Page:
Capturing Chemistry: Writing Good Sex

Posted on Mon, Feb 15 2010 12:06 pm by Dara Syrkin

View From The Loft interview with Ann Rosenquist Fee and Catherine Lundoff

Love is in the air at this time of year. Love of all varieties. So the View team gleaned the inside scoop on how to write well about sensuality, romantic love, and sex. Two Loft teaching artists, Ann Rosenquist Fee and Catherine Lundoff, teach the art of erotica. Here are some of their insights.

The View: What makes a good sex scene good? Who do you like to read for their keen ability to get sex on the page?

Ann Rosenquist Fee: My favorite sex scenes are those that aren’t, on the surface, about sex. A participant in “Sex on the Page” [Ann’s Loft class] read a scene from his manuscript in which a character cleans a pool. The narrator described the landscape, the mechanics of pool cleaning, and the woman lying nearby, all with language that was so deliberately sensual and rhythmic, we’d have sworn sex was happening.

Similarly, when actual sex scenes are good, I think it’s due to an element of surprise. Pauline Reage achieves that in Story of O by describing violent, passionate acts with pristine and unhurried prose. Gloria Vanderbilt’s new Obsession: An Erotic Tale does it, in part, by virtue of the fact that the author is 85. Reviewers don’t love the book, but come on, 85.

Catherine Lundoff: I like a sex scene that is integral to the story—it doesn’t just pop up out of the blue then go nowhere. I want to get an idea of what these characters are about and how they’ll get where they’re going. Donna George Storey, Cecilia Tan, Cheyenne Blue, M. Christian, and Jacqueline Carey are among my favorites. These are writers who write great sex while telling a great story.

What are the challenges not only in getting sex on the page but in capturing sexual chemistry? How much of a sex scene is sex?

AF: The first challenge is knowing what the sex scene is doing for the story. When a writer knows that, he or she has a better shot at knowing what to show and not show on the page. Sometimes it serves the story to show skin on skin; sometimes not. The results can be equally erotic.

CL: I think it depends on a number of factors, including genre and the audience you’re trying to reach. In erotic short fiction, for example, the sex scene can be used to tell an entire story. For example, a story of lovers growing apart can be told this way. The difference in intimacy remembered as well as present and future intimacy can be used for both character development and plot arc. The sex scene then becomes a vehicle for telling that story to the reader.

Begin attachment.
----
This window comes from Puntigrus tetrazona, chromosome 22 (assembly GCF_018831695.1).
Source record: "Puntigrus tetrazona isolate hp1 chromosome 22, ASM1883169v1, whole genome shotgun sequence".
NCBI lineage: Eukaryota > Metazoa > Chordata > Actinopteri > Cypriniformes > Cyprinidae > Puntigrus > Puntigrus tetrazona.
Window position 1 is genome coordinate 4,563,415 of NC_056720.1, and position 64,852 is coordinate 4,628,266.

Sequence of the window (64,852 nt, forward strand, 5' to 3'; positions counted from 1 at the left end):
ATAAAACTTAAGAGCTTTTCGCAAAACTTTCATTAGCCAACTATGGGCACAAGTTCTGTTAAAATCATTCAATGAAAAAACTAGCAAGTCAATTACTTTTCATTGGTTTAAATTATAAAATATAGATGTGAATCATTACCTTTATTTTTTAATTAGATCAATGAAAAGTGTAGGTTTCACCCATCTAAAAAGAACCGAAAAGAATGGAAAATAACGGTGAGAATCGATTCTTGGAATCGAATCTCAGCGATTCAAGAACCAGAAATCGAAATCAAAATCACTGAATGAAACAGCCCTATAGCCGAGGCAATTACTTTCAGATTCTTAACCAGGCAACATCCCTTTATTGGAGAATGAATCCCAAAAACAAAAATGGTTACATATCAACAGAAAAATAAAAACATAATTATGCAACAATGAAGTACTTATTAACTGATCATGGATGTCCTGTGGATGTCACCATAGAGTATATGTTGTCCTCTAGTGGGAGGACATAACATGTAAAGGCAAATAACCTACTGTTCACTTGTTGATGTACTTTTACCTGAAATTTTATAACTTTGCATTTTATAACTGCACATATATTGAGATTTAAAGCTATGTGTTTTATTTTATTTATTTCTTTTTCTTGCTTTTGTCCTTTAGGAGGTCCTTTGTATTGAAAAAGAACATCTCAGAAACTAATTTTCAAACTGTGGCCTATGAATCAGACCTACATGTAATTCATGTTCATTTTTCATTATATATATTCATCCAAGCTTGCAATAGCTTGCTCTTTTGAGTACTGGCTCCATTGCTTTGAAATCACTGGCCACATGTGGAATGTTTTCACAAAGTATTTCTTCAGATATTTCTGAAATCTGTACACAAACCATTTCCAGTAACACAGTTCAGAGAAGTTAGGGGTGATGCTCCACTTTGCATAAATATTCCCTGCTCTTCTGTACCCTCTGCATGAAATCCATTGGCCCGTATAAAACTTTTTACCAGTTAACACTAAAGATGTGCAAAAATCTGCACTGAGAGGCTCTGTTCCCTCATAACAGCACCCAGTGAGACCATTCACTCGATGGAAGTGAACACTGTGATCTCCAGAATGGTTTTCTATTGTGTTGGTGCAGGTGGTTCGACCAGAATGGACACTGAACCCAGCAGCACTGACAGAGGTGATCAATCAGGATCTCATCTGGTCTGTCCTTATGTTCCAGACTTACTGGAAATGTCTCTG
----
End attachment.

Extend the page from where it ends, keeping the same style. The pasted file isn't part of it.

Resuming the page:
But the sex scene itself is always just one part of the complete story. Most erotica shows the buildup of sexual tension prior to the actual sex, as well as the consequences that result. Most romance readers will expect a courtship leading up to any sex scenes as well as a potentially long-term relationship resulting from them. A science fiction or mystery reader will expect that any sex in the story will be tied to the plot development.

That said, the biggest challenge for me is to make it real and believable while creating characters in a situation that readers will respond to. They don’t necessarily need to like or identify with those characters, but they do need to have a response if I’ve done my job right. Quite a bit of that process is in how I set up the scene and its aftermath—how did these people meet? Why? What happens next?

How does poetry enter into erotic writing?

CL: I don't write poetry myself, erotic or otherwise, but I do read a fair amount of it. Of the poets who write with an erotic edge, my favorites include Chrystos and Gioconda Belli, as well as anthologies like Sam Hamill’s The Erotic Spirit. I love the imagery and the word play as well as the erotic energy in these writers’ poems. It seems as if writing poetry gives an author the opportunity to express emotions in a way that she or he might not in prose. Given that, I think erotic poetry occupies a special place in the entirety of erotic writing.

AF: I steal from poetry’s toolbox for the sake of rhythm. I think that’s fair. Transgression makes for good erotica.